Remembering the life of a WWI soldier, cut down too early

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Book review by Charles Gardner —

Some years ago, I chanced upon a magnificent sight only a few miles from my home – a stunning viaduct carrying a disused railway over a wooded valley. It was a hidden gem I had no idea was there.

I have just finished reading a book which has had a similar effect on me, only more profoundly so. Great-Uncle Harry wasn’t a title that would normally have caught my eye even though I’m a big fan of Sir Michael Palin’s travel programs. But it was a Christmas present from my wife Linda.

It’s a tribute to a family member whose life did not seem to amount to much before he was killed in a bloody First World War battle, aged just 32 years and nine days.

But there was so much more to him, as the former Monty Python star discovered when he and his team of researchers delved ever deeper into a complex young life that spanned several continents.

Somewhat of an afterthought as the last of seven children to Michael’s great-grandparents, he was brought up in the expansive comfort of a West Country vicarage at the height of the Victorian age when all was at peace with the world – at least for well-heeled middle-class folk like him.

But Harry didn’t fit the stereotypical path mapped out for him. Somewhat restless and clearly not as clever as his siblings, he struggled to find his way in the world. Working on the Indian railways and, later, the tea plantations of Assam, did not bring out the best in him.

He returned to England and soon emigrated to New Zealand where he found friendship and support as a farmhand at the northern tip of the South Island.

But when war broke out in August 1914, he was among some 14,000 young Kiwis who immediately volunteered to fight and soon set sail for Europe, spending time in Egypt before moving on to Gallipoli on the Dardanelles, guarding the entrance to the Black Sea.

In a push against the Turks, his regiment was among the first to land – on April 25th 1915 – at what became known as ANZAC Cove where the Australian and New Zealand Army Corps lost tens of thousands of soldiers in long months of horrendous warfare in appalling conditions. Which is why the date, now known as ANZAC Day, is still marked each year as a solemn national day of remembrance.

Yet with fellow troopers slaughtered all around him, Harry emerged unscathed from that campaign. Fortunately for us, he kept a diary, mainly composed of terse, single-sentence entries giving little away. But I was moved by how, sometimes in the heat of battle, he would take the trouble to write thank-you notes to family and friends (including girlfriends) for the much-appreciated socks, chocolates and other parcels sent to keep up his spirits. A postcard from the Pyramids sent to his young niece in Norfolk was particularly moving.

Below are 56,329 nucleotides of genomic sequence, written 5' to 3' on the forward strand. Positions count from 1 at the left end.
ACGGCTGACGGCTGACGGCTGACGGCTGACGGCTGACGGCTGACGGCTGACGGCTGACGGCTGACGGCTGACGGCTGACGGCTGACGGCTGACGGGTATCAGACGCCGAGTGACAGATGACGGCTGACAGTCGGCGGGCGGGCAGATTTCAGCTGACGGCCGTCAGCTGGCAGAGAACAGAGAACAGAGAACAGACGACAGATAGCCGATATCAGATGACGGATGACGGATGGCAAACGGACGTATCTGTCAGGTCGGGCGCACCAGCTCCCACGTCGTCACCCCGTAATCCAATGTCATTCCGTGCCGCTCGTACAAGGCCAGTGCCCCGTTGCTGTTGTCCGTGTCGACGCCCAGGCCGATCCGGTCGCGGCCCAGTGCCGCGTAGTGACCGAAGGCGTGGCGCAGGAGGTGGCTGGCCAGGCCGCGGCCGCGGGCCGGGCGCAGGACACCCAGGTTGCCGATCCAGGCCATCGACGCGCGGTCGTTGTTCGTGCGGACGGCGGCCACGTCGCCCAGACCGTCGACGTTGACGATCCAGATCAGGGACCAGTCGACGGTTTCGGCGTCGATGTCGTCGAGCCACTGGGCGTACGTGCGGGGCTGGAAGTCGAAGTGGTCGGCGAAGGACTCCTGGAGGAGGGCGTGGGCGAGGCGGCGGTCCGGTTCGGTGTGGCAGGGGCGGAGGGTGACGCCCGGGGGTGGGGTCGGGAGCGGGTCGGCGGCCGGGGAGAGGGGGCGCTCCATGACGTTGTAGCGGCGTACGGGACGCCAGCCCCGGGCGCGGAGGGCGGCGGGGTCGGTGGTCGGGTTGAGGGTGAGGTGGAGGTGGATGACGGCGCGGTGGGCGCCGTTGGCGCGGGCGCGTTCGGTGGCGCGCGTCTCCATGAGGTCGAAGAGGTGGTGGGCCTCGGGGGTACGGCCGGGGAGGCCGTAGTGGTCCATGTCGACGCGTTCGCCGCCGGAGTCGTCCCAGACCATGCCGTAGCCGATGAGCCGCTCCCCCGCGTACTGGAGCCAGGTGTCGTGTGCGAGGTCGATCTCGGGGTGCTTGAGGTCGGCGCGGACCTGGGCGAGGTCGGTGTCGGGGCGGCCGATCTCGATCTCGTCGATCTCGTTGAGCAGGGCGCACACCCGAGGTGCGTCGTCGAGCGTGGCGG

When the Kiwi forces moved up to northern France, Harry’s heart was evidently lifted by the thought of being much nearer home – and he did manage a precious week’s leave while there.

By now a Lance Corporal, however, he was subsequently thrown into the horrors of the Somme where his luck finally ran out. Just as his regiment was being pulled back from the battlefield, he was apparently shot through the head as he peered above the trench, although exactly how he died remains uncertain, and his body was never found.

His great-nephew tells his story with extraordinary tenderness and sensitivity, along with a good injection of his legendary humor, always hoping to discover the best in him, and in the end not being disappointed.

In worldly terms, it might appear that Harry made little impression, but his life most certainly counted for something, and he died a hero. For we are all uniquely made and precious to God, who has a special purpose and loving plan for us all, caring for us even in the heat of our battles.

I’m not suggesting that Sir Michael shares this view, but I couldn’t help feeling an overwhelming compassion for Harry Palin, as if he was part of my family too.

I am in no doubt that he was very special to our heavenly Father, and there were at least two occasions when he expressed his trust in the Lord in his diary entries.

Part of the reason I identified so strongly with this narrative was because both my grandfathers – from South Africa and England respectively – fought at the Somme. Both survived, but not without sustaining lifelong injuries.

My South African ‘oupa’, also Charles, suffered the effects of poisoned gas, and my English grandad Geoffrey was seriously shell-shocked, quite likely the cause of his early death from a heart attack, aged 42, some 15 years before I was born. Charles was bedridden for the last ten years of his life, struggling to breathe as, whisky in hand, he would greet me with a friendly wave.

Though a man of few words, Harry made no secret of his eye for pretty girls, and it was so very sad that he was never able to marry despite having held a candle for the love of his life, Margie.

But this was no wasted life. Quite apart from the sacrifice he made for our freedom, his soul was forever precious to God. As King David put it in the Book of Psalms, “You knit me together in my mother’s womb. I praise you, for I am fearfully and wonderfully made… In your book were written all the days that were formed for me…” (Psalm 139, verses 13, 14 & 16).

As it happens, Michael Palin is vice-president of the National Churches Trust, which strives to preserve the great heritage of our churches in England.

Subtitled A Tale of War and Empire, this beautiful book is published in hardback by Hutchinson & Heinemann at £22 or available here

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